Posted 12:19 p.m. Monday, Aug. 17, 2020
UWL study helps county officials, students get research training
La Crosse County criminal justice practitioners are getting better at predicting whether the county’s offenders will have a repeat offense thanks to a study by a UW-La Crosse professor and her students.
With help from several UWL students, the Evidence-Based Decision Making Team is evaluating three questions they ask offenders during their initial booking, called the Arrest Proxy. The survey is given to those arrested to assess their risk of re-offending.
“The proxy score is used in the initial booking into jail and in some parts of the pre-trial process to determine the best response in order to promote public safety and a successful return to the community” explains Sociology and Criminal Justice Assistant Professor Lisa Kruse. “It is very important that this is an accurate initial indicator of risk.”
Kruse says results suggest that two of the three questions accurately assess the risk to re-offend. She and her team of students have suggested that the first question be eliminated to increase the accuracy on risk.
As the chair of the nationally funded Evidence-Based Decision Making group for La Crosse County, Kruse was asked to validate the questions. “The local criminal justice system in La Crosse has committed to being evidence-based in their practices,” she explains. “It was important to them that an initial assessment of risk was backed by evidence.”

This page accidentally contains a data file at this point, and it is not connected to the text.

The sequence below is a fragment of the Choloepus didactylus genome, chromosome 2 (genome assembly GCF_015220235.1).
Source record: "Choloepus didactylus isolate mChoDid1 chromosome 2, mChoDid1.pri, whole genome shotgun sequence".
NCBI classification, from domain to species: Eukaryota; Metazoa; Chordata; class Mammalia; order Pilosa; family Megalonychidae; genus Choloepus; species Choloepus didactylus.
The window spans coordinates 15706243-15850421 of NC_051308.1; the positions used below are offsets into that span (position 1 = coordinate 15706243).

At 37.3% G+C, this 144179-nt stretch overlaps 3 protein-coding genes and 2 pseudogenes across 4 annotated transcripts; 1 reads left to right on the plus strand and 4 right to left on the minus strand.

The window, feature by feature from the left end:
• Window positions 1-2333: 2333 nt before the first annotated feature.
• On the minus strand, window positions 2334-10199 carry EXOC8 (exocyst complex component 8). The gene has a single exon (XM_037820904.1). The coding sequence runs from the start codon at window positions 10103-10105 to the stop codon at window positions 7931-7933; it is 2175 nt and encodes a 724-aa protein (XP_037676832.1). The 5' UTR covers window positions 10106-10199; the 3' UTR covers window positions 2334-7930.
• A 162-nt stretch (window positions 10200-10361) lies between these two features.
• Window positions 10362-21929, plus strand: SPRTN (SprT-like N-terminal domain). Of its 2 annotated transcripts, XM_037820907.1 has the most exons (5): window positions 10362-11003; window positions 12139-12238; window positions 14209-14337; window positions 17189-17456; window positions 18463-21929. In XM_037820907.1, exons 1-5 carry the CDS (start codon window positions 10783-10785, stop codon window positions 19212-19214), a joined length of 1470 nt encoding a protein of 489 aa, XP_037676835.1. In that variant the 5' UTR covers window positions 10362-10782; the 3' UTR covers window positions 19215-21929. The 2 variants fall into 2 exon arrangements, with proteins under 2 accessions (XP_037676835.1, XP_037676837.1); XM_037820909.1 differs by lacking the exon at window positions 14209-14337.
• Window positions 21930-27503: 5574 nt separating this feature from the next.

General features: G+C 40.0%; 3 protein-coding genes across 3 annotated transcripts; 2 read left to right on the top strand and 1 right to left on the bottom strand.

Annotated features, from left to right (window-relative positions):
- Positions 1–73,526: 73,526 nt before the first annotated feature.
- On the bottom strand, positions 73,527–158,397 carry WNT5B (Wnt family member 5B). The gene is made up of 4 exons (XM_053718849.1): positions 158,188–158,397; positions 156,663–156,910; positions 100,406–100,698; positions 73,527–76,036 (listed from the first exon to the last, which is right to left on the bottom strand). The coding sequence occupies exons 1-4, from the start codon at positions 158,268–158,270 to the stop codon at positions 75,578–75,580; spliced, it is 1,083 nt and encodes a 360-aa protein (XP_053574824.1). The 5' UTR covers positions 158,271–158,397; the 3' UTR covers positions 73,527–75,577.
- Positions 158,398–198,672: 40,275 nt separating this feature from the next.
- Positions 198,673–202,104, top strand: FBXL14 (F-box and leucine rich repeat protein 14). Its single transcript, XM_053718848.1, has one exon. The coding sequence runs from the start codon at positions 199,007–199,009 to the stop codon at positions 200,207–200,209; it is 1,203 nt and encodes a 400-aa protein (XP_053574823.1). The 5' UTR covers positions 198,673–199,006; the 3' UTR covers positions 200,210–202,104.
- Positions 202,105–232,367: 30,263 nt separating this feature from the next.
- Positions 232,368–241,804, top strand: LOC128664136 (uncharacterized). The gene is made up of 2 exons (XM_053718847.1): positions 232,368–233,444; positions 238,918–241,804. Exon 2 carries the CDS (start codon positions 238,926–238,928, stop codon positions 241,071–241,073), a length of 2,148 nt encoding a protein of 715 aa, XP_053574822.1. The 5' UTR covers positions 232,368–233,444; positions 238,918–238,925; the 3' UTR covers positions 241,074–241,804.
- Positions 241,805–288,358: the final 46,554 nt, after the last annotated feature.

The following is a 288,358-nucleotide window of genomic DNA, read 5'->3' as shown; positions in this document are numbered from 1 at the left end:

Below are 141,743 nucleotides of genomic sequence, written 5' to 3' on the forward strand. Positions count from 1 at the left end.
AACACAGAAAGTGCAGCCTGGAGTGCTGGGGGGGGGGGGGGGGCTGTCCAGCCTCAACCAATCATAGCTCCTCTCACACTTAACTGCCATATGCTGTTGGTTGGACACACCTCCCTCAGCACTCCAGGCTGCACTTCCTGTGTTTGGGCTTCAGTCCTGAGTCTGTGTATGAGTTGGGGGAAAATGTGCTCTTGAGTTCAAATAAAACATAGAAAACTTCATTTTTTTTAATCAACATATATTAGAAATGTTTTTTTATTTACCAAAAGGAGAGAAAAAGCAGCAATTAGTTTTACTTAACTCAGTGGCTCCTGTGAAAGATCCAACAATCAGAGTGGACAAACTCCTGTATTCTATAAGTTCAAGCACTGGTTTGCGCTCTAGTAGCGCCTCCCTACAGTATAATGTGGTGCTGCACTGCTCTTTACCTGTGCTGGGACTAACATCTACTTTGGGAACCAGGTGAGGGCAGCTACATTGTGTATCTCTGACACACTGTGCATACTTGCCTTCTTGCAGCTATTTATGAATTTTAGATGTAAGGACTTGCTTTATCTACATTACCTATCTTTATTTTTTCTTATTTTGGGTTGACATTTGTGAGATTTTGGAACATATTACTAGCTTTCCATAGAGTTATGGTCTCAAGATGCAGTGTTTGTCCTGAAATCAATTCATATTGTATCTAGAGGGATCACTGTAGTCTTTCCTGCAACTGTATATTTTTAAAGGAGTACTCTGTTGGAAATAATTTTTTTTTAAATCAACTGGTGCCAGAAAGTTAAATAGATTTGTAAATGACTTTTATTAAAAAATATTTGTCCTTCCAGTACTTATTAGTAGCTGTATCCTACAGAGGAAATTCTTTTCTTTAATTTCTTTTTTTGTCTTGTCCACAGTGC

Kruse involved students from her classes in the study to provide high-impact practices for students planning to enter criminal justice-related work. Their effort was both service-learning and research. “Being able to validate the arrest proxy gives students the opportunity to take what they are learning in the classroom and apply it to a real-world example,” she says.
Kruse says their work also exposes them to leading practitioners in the area, increasing their recognition and opportunities to gain employment. And their results will be published in a peer-reviewed journal. They can put the work, the presentation to the Criminal Justice Management Council (CJMC), and the publication on their resumes, she notes.
The research also allowed for the collaboration of students and faculty between the departments of Sociology and Criminal Justice and Mathematics and Statistics. Working across disciplines can be challenging, says Kruse. “We often exist in silos and it can be difficult to bridge disciplines in terms of methods, approaches and so on,” she notes. “But, it is hard to think of a topic that cannot benefit from an interdisciplinary approach.”
Kruse says working with the Mathematics and Statistics Department has been productive, and has opened doors to work together in the future. “Interdisciplinary work can bring important and diverse perspectives to the table, new ideas for addressing problems, different ways to tackle issues and develop methods,” she says. “It also helps to see how different majors and minors can complement.”
The hands-on work also achieves the university’s strategic planning initiative to increase community engagement, along with advancing transformational education opportunities for students.
Along with the most recent study, Kruse has spent recent years tracking “cumulative disadvantage” in the criminal justice system — understanding how racial inequality exists at various points in the system and how it has a cumulative impact on offenders. She plans to continue using students to produce quarterly and yearly reports on the tracking. “I hope to provide a service-learning opportunity once a year for students to work on these reports,” she says.